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The fatal shooting of Ahmaud Arbery in Georgia earlier this year has the neighboring state of South Carolina revisiting its own laws regarding “citizen arrests,” which protected the two white men involved in the death of the 25-year-old black man — at least initially.
“Citizen’s arrest” laws, which almost every state has in some capacity, generally allow average citizens to take legal action, like detaining someone suspected of a crime, in the absence of law enforcement. One prosecutor assigned to Arbery’s case used the law as rationale in declining to file charges against the father and son who shot him; they’d told police they followed Arbery, who was jogging through his neighborhood, because they thought he was a burglary suspect.
Both men, however, were later arrested and charged with murder.
In the response to Arbery’s death, a group of South Carolina Democrats, led by state Rep. Justin Bamberg, introduced two new bills Tuesday that could forever alter citizens’ ability to carry out an arrest in the state. The first of the two bills, H-5487, would abolish the practice altogether. The second bill, H-5492, which will act as a more appealing bi-partisan option, would keep the law on the state’s books, but only in cases of home invasions.
“There’s a group chat that our legislators have,” South Carolina Rep. Marvin Pendarvis, who co-sponsored the bill alongside 11 other elected officials, told VICE News. “We decided to take a look at what South Carolina has on the books concerning citizens’ arrest.”
“Lo and behold, we have a law that not only would allow what happened in Georgia but actually goes a step further,” he added. “We knew that this was problematic and something that we needed to change.”
South Carolina’s current citizen’s arrest law allows any person to arrest anyone who they’ve seen commit a felony or someone who raised the suspicion he or she is about to steal or to commit a felony. While similar to Georgia’s law, South Carolina’s leaves room for the person carrying out the arrest to take the life of the person suspected of committing the crime if deemed necessary.
In Georgia, the person conducting a citizen’s arrest must have “reasonable and probable grounds of suspicion” that the suspected criminal had committed a crime and "use no more force than is reasonable," but the statute doesn’t specifically allow for the suspect’s execution.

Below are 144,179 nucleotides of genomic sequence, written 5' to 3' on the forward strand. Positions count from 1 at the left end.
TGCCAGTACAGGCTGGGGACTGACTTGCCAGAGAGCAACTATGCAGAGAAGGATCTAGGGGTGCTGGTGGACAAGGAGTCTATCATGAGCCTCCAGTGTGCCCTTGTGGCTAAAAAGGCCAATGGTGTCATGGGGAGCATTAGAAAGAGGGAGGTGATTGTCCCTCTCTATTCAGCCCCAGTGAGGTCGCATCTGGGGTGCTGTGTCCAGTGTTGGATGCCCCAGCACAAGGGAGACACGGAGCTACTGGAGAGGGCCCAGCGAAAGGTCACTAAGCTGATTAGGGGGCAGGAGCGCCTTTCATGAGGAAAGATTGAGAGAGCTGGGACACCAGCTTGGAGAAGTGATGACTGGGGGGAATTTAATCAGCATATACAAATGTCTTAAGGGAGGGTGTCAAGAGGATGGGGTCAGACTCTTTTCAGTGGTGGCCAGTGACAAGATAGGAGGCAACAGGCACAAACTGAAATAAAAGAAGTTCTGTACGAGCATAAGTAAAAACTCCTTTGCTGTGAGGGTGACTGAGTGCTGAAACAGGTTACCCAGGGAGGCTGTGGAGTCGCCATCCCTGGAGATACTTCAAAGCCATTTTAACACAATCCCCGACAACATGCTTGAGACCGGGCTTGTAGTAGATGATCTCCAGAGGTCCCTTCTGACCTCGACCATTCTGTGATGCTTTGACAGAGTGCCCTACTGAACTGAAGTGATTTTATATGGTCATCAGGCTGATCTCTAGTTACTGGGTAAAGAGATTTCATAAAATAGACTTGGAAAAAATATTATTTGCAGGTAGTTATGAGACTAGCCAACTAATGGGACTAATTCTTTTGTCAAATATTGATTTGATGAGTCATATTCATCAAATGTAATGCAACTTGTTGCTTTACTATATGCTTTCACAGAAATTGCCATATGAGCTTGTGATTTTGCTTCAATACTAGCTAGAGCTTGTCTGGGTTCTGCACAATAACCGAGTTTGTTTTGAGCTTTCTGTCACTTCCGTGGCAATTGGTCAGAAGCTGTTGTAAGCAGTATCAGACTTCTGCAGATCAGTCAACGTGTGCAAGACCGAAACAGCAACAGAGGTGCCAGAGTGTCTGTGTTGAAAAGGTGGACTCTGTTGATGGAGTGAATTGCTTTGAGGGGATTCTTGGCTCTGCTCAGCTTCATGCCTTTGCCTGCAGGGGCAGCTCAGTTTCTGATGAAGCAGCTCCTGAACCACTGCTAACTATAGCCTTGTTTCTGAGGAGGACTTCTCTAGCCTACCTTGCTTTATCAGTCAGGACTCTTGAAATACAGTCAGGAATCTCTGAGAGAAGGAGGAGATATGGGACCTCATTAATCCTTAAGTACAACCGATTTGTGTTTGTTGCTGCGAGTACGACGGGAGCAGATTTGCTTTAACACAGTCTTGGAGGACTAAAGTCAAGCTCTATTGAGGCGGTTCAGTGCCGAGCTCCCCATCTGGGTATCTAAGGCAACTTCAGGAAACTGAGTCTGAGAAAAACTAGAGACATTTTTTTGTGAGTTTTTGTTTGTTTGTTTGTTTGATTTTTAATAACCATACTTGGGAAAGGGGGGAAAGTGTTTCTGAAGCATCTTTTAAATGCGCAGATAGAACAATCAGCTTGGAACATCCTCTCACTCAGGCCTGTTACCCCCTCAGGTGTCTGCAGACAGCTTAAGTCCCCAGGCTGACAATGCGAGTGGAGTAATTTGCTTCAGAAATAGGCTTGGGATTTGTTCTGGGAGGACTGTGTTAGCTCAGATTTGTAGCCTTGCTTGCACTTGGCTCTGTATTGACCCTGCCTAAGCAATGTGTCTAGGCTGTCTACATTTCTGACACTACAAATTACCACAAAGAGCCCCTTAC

South Carolina legislators are not meeting regularly due to concerns over the coronavirus, but the bill’s sponsors remain optimistic. They hope that when the Assembly reconvenes in mid-September, they’ll have a chance to advocate for the change in the law before the end of the legislative year, after which point the bill would have to be reintroduced
“The reality is this is a conversation that is long overdue and we’re hoping that this is something that gets bipartisan support,” Pendarvis said. “We know that many of our colleagues on both sides of the aisle were outraged by what happened in Georgia, and we hope that we can use that frustration in a way that passes meaningful legislation.”
South Carolina isn’t the only state where politicians are reconsidering old laws after the tragic death of Ahmaud Arbery. In Georgia, state representatives are calling for the passage of a hate crime law. Georgia is one of only four states that currently have no such law in place.
Cover: A large group of protesters, bound together with yellow caution tape, marched on New York's Police Headquarters decrying police brutality against African-Americans following the killing of Ahmaud Arbery, 11 May 2020, in New York. (Photo by B.A. Van Sise/NurPhoto via AP)